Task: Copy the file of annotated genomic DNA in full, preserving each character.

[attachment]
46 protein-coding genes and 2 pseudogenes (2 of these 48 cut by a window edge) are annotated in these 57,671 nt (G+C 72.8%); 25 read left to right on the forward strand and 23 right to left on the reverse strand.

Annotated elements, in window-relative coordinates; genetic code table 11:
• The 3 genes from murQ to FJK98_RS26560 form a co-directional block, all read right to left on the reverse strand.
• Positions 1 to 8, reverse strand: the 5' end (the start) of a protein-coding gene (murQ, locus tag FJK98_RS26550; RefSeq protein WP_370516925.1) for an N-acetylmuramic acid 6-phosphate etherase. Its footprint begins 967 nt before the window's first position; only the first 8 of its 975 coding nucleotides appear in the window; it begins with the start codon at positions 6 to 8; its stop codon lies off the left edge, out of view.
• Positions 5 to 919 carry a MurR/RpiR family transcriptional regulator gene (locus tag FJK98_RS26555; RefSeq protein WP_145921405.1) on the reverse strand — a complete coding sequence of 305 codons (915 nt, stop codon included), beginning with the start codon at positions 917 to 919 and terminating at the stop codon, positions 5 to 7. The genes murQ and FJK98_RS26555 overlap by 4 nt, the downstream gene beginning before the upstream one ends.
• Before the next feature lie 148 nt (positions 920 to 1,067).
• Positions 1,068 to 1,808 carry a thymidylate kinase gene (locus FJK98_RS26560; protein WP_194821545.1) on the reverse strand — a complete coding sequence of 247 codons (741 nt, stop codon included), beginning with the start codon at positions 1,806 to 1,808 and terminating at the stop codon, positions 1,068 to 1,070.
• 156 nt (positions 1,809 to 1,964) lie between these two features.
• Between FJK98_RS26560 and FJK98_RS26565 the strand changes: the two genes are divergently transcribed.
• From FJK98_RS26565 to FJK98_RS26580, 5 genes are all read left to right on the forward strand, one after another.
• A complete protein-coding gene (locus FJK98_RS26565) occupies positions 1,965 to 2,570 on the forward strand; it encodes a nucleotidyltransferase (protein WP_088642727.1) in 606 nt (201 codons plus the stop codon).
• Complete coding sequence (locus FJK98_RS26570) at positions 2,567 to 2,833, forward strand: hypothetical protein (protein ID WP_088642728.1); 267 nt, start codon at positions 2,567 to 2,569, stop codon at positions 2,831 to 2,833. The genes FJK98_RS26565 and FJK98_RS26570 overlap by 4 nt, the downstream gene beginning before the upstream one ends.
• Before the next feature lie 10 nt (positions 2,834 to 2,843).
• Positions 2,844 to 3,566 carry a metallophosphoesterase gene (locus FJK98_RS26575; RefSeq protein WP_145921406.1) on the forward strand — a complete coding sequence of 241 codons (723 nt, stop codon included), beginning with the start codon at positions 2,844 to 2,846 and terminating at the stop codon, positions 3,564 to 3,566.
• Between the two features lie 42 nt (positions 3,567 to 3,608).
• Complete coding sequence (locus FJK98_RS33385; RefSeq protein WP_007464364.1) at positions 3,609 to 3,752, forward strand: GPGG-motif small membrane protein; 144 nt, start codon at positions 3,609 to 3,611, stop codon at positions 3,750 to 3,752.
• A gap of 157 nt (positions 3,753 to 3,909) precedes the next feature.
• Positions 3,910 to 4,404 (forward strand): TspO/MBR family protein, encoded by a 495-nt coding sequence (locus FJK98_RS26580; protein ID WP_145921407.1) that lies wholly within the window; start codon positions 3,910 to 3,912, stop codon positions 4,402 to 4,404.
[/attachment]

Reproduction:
46 protein-coding genes and 2 pseudogenes (2 of these 48 cut by a window edge) are annotated in these 57,671 nt (G+C 72.8%); 25 read left to right on the forward strand and 23 right to left on the reverse strand.

Annotated elements, in window-relative coordinates; genetic code table 11:
• The 3 genes from murQ to FJK98_RS26560 form a co-directional block, all read right to left on the reverse strand.
• Positions 1 to 8, reverse strand: the 5' end (the start) of a protein-coding gene (murQ, locus tag FJK98_RS26550; RefSeq protein WP_370516925.1) for an N-acetylmuramic acid 6-phosphate etherase. Its footprint begins 967 nt before the window's first position; only the first 8 of its 975 coding nucleotides appear in the window; it begins with the start codon at positions 6 to 8; its stop codon lies off the left edge, out of view.
• Positions 5 to 919 carry a MurR/RpiR family transcriptional regulator gene (locus tag FJK98_RS26555; RefSeq protein WP_145921405.1) on the reverse strand — a complete coding sequence of 305 codons (915 nt, stop codon included), beginning with the start codon at positions 917 to 919 and terminating at the stop codon, positions 5 to 7. The genes murQ and FJK98_RS26555 overlap by 4 nt, the downstream gene beginning before the upstream one ends.
• Before the next feature lie 148 nt (positions 920 to 1,067).
• Positions 1,068 to 1,808 carry a thymidylate kinase gene (locus FJK98_RS26560; protein WP_194821545.1) on the reverse strand — a complete coding sequence of 247 codons (741 nt, stop codon included), beginning with the start codon at positions 1,806 to 1,808 and terminating at the stop codon, positions 1,068 to 1,070.
• 156 nt (positions 1,809 to 1,964) lie between these two features.
• Between FJK98_RS26560 and FJK98_RS26565 the strand changes: the two genes are divergently transcribed.
• From FJK98_RS26565 to FJK98_RS26580, 5 genes are all read left to right on the forward strand, one after another.
• A complete protein-coding gene (locus FJK98_RS26565) occupies positions 1,965 to 2,570 on the forward strand; it encodes a nucleotidyltransferase (protein WP_088642727.1) in 606 nt (201 codons plus the stop codon).
• Complete coding sequence (locus FJK98_RS26570) at positions 2,567 to 2,833, forward strand: hypothetical protein (protein ID WP_088642728.1); 267 nt, start codon at positions 2,567 to 2,569, stop codon at positions 2,831 to 2,833. The genes FJK98_RS26565 and FJK98_RS26570 overlap by 4 nt, the downstream gene beginning before the upstream one ends.
• Before the next feature lie 10 nt (positions 2,834 to 2,843).
• Positions 2,844 to 3,566 carry a metallophosphoesterase gene (locus FJK98_RS26575; RefSeq protein WP_145921406.1) on the forward strand — a complete coding sequence of 241 codons (723 nt, stop codon included), beginning with the start codon at positions 2,844 to 2,846 and terminating at the stop codon, positions 3,564 to 3,566.
• Between the two features lie 42 nt (positions 3,567 to 3,608).
• Complete coding sequence (locus FJK98_RS33385; RefSeq protein WP_007464364.1) at positions 3,609 to 3,752, forward strand: GPGG-motif small membrane protein; 144 nt, start codon at positions 3,609 to 3,611, stop codon at positions 3,750 to 3,752.
• A gap of 157 nt (positions 3,753 to 3,909) precedes the next feature.
• Positions 3,910 to 4,404 (forward strand): TspO/MBR family protein, encoded by a 495-nt coding sequence (locus FJK98_RS26580; protein ID WP_145921407.1) that lies wholly within the window; start codon positions 3,910 to 3,912, stop codon positions 4,402 to 4,404.